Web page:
Foreign Currency

Impacts Of Devaluation And Exchange Rate Shocks On Ethiopia’s Commercial Banks

Ethiopia finds itself at a critical juncture as it grapples with a complex economic landscape. A few months ago, the National Bank of Ethiopia (NBE) submitted a document to the Standing Committee of the House of Representatives, outlining its plan to devalue the purchasing power of the Birr by up to 95 percent compared to the parallel market. The bank refuted it made this claim. It then warned that any artificial price increases caused by speculation “unacceptable” and dismissed the reports published in the “Reporter Amharic” newspaper as misleading. However, the devaluation of the Birr has become a topic of discussion, partly due to the International Monetary Fund’s (IMF) emphasis on liberal exchange markets as a precondition for granting a loan to the Ethiopian government.

The Ethiopian economy has been grappling with a balance of payments crisis for several months, leading to a series of setbacks. These include the indefinite postponement of the first review of the IMF’s financial support program, which is crucial for fund disbursement, as well as the downgrade of the country’s sovereign rating by Moody’s from Caa3 to SD (Selective Default). Furthermore, there is a possibility that Ethiopian financial assets may be removed from certain international indices. Lastly, political tensions have resurfaced abruptly within the country and the region, exacerbating the challenges faced by Ethiopia.

The lack of flexibility in the Ethiopian Birr’s exchange rate has prompted the central bank to strive for foreign exchange reserves in accordance with the IMF’s prudent standards. Ethiopia heavily relies on imports, particularly fuel, fertilizer, and food, and its external debt stood at USD 27.8 billion as of September 2023, according to the Ethiopian Minister of Finance.

Given this context, the currency shortage has resulted in various forms of rationing, the emergence of a parallel exchange market, a deterioration in the net open position of the banking system, and, as a last resort, a gradual depreciation of the exchange rate.

Since mid-2018, the Birr has experienced an annual depreciation of more than 20 percent, while the exchange rate on the offshore market for a one-year period has now exceeded 110 birr for one US dollar, representing a gap of over 100 percent compared to the official exchange rate of 56 birr for one US dollar.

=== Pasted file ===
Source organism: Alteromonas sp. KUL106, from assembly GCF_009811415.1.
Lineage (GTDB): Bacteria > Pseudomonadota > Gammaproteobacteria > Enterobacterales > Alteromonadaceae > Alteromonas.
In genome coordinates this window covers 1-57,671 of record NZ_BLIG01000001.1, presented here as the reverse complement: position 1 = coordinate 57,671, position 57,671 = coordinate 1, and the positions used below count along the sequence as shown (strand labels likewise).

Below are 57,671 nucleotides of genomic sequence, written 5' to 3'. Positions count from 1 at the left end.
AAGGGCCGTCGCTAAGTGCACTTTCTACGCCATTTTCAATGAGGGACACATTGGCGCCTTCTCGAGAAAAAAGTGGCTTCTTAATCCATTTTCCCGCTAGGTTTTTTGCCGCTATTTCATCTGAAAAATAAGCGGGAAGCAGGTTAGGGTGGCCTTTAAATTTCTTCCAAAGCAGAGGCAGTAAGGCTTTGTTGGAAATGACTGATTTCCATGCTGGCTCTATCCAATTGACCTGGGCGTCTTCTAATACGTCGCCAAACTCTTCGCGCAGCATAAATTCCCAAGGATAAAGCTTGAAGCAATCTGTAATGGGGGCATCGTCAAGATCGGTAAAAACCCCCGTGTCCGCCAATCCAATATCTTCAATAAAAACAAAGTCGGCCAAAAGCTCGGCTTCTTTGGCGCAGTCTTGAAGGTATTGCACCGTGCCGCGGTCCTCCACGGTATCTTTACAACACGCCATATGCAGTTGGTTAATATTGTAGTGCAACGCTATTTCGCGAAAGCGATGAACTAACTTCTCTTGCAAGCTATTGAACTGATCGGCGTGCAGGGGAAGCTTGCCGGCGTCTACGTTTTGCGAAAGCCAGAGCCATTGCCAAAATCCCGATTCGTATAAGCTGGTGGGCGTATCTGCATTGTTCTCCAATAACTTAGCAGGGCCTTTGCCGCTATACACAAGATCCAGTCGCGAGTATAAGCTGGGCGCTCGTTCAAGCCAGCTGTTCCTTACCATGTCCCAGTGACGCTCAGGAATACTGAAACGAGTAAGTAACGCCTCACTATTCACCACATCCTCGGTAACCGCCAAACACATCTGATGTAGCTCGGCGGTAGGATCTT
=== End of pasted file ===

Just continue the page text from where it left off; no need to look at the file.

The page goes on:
IMF conditions and challenges for Ethiopia’s economic reforms

The International Monetary Fund is placing significant conditions on its support for Ethiopia, primarily through structural adjustments. These conditions include the termination of government economic subsidies, with a focus on lifting fuel subsidies, as well as expanding the tax base through the implementation of property tax.

Additionally, the IMF calls for the liberalization and privatization of the economy by opening up sectors such as telecommunications, export, and import to foreign investors. Furthermore, the Fund emphasizes the need to weaken the purchasing power of the Birr and implement a flexible exchange rate system.

The IMF believes that currency depreciation can be used as a policy tool in developing countries to stimulate real economic activity by influencing export competitiveness through trade channels. It argues that the value of a currency should be determined by market forces, treating it like any other commodity. However, recent empirical evidence challenges the conventional theory, showing that currency depreciation does not always lead to economic expansion.

Regarding the IMF requirements, progress has been made in implementing subsidy cuts, liberalization, and privatization measures, aligning with its demands. However, the issue of devaluation and exchange rate flexibility is more challenging, particularly due to its potential impact on inflation—a persistent problem in the Ethiopian economy.

In February, consumer goods prices rose by 28 percent year-on-year, with core inflation reaching 35 percent. Such inflationary pressures can affect lending, liquidity, and profitability for banks, especially those with higher foreign currency liabilities than assets. These banks in a vulnerable open position may experience negative shocks, such as losses on exchange rates, impacting their net worth and potentially reducing lending in the event of currency depreciation. This, in turn, can negatively impact non-financial firms that rely on these banks for investment.

Therefore, the enhanced competitiveness of exporters resulting from currency depreciation (the trade channel) may be counteracted by a decrease in investment by non-financial firms due to the negative credit supply shock caused by currency depreciation (the borrowing-lending channel).

The private sector arm of the World Bank Group, the International Financial Corporation, estimated that Ethiopian banks annually accumulate outstanding letters of credit (LC) amounting to USD 200 to 300 million payable to foreign banks. These figures are expected to increase further due to the chronic foreign exchange shortage in the country. This highlights that most banks have significant foreign currency liabilities in their open positions.

In light of these circumstances, policymakers, particularly the central bank, must carefully consider both the foreign currency exposure of the banking system and its distribution across banks when evaluating the impact of exchange rate changes or depreciation on the real economy.

(Ameha Hailemairam holds a Master of Arts in Economics from Indira Ghandi University, with experience in the banking sector and as a financial analyst.)

Contributed by Ameha Hailemariam

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